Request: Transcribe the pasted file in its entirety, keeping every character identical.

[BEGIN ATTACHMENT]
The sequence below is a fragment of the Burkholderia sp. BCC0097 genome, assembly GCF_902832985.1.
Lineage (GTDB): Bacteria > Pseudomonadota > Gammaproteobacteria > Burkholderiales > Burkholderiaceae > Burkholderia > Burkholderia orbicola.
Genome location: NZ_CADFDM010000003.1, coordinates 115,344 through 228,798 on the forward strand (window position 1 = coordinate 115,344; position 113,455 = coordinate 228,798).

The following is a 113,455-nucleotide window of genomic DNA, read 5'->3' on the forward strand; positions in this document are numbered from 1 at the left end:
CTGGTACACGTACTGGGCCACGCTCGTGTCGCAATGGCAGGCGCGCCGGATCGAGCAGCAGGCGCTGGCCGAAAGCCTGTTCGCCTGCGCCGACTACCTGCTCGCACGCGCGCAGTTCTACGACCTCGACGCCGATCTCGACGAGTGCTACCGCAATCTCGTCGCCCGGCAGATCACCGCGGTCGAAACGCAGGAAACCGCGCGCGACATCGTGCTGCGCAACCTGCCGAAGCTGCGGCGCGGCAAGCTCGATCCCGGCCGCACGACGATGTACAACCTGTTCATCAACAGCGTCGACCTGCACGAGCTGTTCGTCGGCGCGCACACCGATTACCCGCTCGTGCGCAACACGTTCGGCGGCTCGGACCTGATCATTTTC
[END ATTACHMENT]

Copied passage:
The sequence below is a fragment of the Burkholderia sp. BCC0097 genome, assembly GCF_902832985.1.
Lineage (GTDB): Bacteria > Pseudomonadota > Gammaproteobacteria > Burkholderiales > Burkholderiaceae > Burkholderia > Burkholderia orbicola.
Genome location: NZ_CADFDM010000003.1, coordinates 115,344 through 228,798 on the forward strand (window position 1 = coordinate 115,344; position 113,455 = coordinate 228,798).

The following is a 113,455-nucleotide window of genomic DNA, read 5'->3' on the forward strand; positions in this document are numbered from 1 at the left end:
CTGGTACACGTACTGGGCCACGCTCGTGTCGCAATGGCAGGCGCGCCGGATCGAGCAGCAGGCGCTGGCCGAAAGCCTGTTCGCCTGCGCCGACTACCTGCTCGCACGCGCGCAGTTCTACGACCTCGACGCCGATCTCGACGAGTGCTACCGCAATCTCGTCGCCCGGCAGATCACCGCGGTCGAAACGCAGGAAACCGCGCGCGACATCGTGCTGCGCAACCTGCCGAAGCTGCGGCGCGGCAAGCTCGATCCCGGCCGCACGACGATGTACAACCTGTTCATCAACAGCGTCGACCTGCACGAGCTGTTCGTCGGCGCGCACACCGATTACCCGCTCGTGCGCAACACGTTCGGCGGCTCGGACCTGATCATTTTC